Dopamine is a second line drug for symptomatic bradycardia, and should be used after atropine. It is also used for hypotension, which is a systolic blood pressure of less than or equal to 100 mm Hg with signs and symptoms of shock.
Dopamine is a neurotransmitter, which causes constriction of blood vessels, increase in heart rate, and increase in the heart’s contraction force. At doses of 5 to 10 mcg /kg/minute, it is a positive inotrope and chronotrope. At this dose, called a cardiac dose, dopamine acts on the sympathetic nervous system to increase cardiac output and blood pressure.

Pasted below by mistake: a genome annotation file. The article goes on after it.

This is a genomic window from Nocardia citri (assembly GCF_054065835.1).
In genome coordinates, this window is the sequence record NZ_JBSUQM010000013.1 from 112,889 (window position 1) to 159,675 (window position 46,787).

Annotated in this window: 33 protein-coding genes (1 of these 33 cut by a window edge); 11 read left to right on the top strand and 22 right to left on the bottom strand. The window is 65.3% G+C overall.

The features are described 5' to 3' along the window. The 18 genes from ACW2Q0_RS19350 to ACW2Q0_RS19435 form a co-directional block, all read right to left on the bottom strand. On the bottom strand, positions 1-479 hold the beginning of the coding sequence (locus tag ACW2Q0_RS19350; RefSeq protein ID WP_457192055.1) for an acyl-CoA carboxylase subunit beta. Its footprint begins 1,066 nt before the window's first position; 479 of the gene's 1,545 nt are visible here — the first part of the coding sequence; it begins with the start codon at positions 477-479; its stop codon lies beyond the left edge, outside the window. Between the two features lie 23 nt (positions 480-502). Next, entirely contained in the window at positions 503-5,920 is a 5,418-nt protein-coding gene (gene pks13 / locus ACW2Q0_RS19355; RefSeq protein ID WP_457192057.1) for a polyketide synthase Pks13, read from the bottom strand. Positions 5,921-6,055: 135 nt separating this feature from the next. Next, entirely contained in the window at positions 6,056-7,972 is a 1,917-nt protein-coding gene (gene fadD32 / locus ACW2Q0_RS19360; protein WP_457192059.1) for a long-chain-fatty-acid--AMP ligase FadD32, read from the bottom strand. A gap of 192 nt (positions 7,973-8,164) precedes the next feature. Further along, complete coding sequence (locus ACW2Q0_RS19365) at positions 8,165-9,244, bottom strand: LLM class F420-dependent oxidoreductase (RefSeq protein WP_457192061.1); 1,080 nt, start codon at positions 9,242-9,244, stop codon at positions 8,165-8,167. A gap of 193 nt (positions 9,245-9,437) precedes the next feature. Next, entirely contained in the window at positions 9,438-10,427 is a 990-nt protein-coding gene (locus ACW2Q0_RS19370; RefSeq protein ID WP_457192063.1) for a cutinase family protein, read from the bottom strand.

At a pressor dose of 10 to 20 mcg/kg/minute, dopamine has a strong effect on the blood vessels, causing vasoconstriction to increase blood pressure. However, at this dose, it may also cause worsening renal function and cardiac arrhythmias.
Dopamine is given IV at an infusion rate of 2 to 20 mcg/kg/minute.
Cardiac dose: 5 to 10 mcg/kg/min.
Pressor dose 10-20 mcg/kg/min.
Do not mix with sodium bicarbonate.